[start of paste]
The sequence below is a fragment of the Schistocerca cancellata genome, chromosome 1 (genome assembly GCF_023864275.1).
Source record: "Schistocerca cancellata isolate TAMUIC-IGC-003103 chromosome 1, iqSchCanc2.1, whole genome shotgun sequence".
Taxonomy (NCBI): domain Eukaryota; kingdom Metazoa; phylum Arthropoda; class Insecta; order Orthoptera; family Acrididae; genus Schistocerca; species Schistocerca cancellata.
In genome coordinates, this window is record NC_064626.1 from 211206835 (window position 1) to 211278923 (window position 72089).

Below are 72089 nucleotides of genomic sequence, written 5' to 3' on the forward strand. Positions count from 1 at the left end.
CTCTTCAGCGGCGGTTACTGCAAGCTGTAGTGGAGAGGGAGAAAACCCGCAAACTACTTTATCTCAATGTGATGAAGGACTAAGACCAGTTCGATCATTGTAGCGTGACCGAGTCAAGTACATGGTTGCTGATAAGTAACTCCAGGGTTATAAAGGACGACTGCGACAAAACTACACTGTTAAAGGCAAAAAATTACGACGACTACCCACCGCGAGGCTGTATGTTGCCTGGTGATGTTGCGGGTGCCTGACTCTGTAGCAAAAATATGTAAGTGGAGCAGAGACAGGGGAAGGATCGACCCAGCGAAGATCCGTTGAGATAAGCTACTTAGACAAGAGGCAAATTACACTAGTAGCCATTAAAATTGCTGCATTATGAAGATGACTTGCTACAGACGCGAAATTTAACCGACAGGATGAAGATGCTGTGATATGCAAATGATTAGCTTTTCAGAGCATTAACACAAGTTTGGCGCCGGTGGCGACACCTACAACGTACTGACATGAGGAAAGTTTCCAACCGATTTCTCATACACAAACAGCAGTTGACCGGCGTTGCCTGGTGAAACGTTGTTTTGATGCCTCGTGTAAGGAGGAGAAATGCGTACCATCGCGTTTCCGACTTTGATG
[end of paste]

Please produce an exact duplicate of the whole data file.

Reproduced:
The sequence below is a fragment of the Schistocerca cancellata genome, chromosome 1 (genome assembly GCF_023864275.1).
Source record: "Schistocerca cancellata isolate TAMUIC-IGC-003103 chromosome 1, iqSchCanc2.1, whole genome shotgun sequence".
Taxonomy (NCBI): domain Eukaryota; kingdom Metazoa; phylum Arthropoda; class Insecta; order Orthoptera; family Acrididae; genus Schistocerca; species Schistocerca cancellata.
In genome coordinates, this window is record NC_064626.1 from 211206835 (window position 1) to 211278923 (window position 72089).

Below are 72089 nucleotides of genomic sequence, written 5' to 3' on the forward strand. Positions count from 1 at the left end.
CTCTTCAGCGGCGGTTACTGCAAGCTGTAGTGGAGAGGGAGAAAACCCGCAAACTACTTTATCTCAATGTGATGAAGGACTAAGACCAGTTCGATCATTGTAGCGTGACCGAGTCAAGTACATGGTTGCTGATAAGTAACTCCAGGGTTATAAAGGACGACTGCGACAAAACTACACTGTTAAAGGCAAAAAATTACGACGACTACCCACCGCGAGGCTGTATGTTGCCTGGTGATGTTGCGGGTGCCTGACTCTGTAGCAAAAATATGTAAGTGGAGCAGAGACAGGGGAAGGATCGACCCAGCGAAGATCCGTTGAGATAAGCTACTTAGACAAGAGGCAAATTACACTAGTAGCCATTAAAATTGCTGCATTATGAAGATGACTTGCTACAGACGCGAAATTTAACCGACAGGATGAAGATGCTGTGATATGCAAATGATTAGCTTTTCAGAGCATTAACACAAGTTTGGCGCCGGTGGCGACACCTACAACGTACTGACATGAGGAAAGTTTCCAACCGATTTCTCATACACAAACAGCAGTTGACCGGCGTTGCCTGGTGAAACGTTGTTTTGATGCCTCGTGTAAGGAGGAGAAATGCGTACCATCGCGTTTCCGACTTTGATG